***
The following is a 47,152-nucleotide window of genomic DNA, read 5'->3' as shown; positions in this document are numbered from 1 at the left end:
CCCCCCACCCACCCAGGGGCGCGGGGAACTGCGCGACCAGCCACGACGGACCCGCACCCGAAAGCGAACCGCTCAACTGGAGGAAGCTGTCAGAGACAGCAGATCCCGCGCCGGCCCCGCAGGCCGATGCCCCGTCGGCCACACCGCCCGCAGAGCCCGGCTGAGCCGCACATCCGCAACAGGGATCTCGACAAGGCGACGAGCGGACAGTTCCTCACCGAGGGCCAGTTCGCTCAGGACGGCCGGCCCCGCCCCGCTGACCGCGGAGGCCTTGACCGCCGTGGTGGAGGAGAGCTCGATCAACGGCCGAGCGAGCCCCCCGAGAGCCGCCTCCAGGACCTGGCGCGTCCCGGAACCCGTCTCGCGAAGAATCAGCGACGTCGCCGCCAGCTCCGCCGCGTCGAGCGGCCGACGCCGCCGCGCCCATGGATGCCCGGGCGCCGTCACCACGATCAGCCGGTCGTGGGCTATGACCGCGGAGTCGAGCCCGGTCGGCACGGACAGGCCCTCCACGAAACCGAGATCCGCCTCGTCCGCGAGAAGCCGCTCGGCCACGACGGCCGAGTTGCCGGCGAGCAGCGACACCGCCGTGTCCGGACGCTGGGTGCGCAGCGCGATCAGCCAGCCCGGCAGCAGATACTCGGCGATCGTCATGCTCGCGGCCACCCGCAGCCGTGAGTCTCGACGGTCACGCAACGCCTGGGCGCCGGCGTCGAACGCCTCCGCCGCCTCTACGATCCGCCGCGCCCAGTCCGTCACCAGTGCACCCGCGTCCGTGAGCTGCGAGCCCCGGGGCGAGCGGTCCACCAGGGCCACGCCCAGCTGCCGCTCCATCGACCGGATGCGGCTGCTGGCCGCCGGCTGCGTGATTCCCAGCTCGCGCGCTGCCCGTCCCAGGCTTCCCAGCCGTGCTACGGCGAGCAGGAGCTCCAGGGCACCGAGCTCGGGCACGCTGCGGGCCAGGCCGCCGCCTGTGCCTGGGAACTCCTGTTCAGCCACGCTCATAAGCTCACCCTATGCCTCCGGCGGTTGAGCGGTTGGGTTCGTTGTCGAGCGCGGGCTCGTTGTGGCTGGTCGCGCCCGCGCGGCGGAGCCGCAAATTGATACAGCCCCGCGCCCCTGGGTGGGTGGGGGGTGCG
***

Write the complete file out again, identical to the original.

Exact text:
The following is a 47,152-nucleotide window of genomic DNA, read 5'->3' as shown; positions in this document are numbered from 1 at the left end:
CCCCCCACCCACCCAGGGGCGCGGGGAACTGCGCGACCAGCCACGACGGACCCGCACCCGAAAGCGAACCGCTCAACTGGAGGAAGCTGTCAGAGACAGCAGATCCCGCGCCGGCCCCGCAGGCCGATGCCCCGTCGGCCACACCGCCCGCAGAGCCCGGCTGAGCCGCACATCCGCAACAGGGATCTCGACAAGGCGACGAGCGGACAGTTCCTCACCGAGGGCCAGTTCGCTCAGGACGGCCGGCCCCGCCCCGCTGACCGCGGAGGCCTTGACCGCCGTGGTGGAGGAGAGCTCGATCAACGGCCGAGCGAGCCCCCCGAGAGCCGCCTCCAGGACCTGGCGCGTCCCGGAACCCGTCTCGCGAAGAATCAGCGACGTCGCCGCCAGCTCCGCCGCGTCGAGCGGCCGACGCCGCCGCGCCCATGGATGCCCGGGCGCCGTCACCACGATCAGCCGGTCGTGGGCTATGACCGCGGAGTCGAGCCCGGTCGGCACGGACAGGCCCTCCACGAAACCGAGATCCGCCTCGTCCGCGAGAAGCCGCTCGGCCACGACGGCCGAGTTGCCGGCGAGCAGCGACACCGCCGTGTCCGGACGCTGGGTGCGCAGCGCGATCAGCCAGCCCGGCAGCAGATACTCGGCGATCGTCATGCTCGCGGCCACCCGCAGCCGTGAGTCTCGACGGTCACGCAACGCCTGGGCGCCGGCGTCGAACGCCTCCGCCGCCTCTACGATCCGCCGCGCCCAGTCCGTCACCAGTGCACCCGCGTCCGTGAGCTGCGAGCCCCGGGGCGAGCGGTCCACCAGGGCCACGCCCAGCTGCCGCTCCATCGACCGGATGCGGCTGCTGGCCGCCGGCTGCGTGATTCCCAGCTCGCGCGCTGCCCGTCCCAGGCTTCCCAGCCGTGCTACGGCGAGCAGGAGCTCCAGGGCACCGAGCTCGGGCACGCTGCGGGCCAGGCCGCCGCCTGTGCCTGGGAACTCCTGTTCAGCCACGCTCATAAGCTCACCCTATGCCTCCGGCGGTTGAGCGGTTGGGTTCGTTGTCGAGCGCGGGCTCGTTGTGGCTGGTCGCGCCCGCGCGGCGGAGCCGCAAATTGATACAGCCCCGCGCCCCTGGGTGGGTGGGGGGTGCG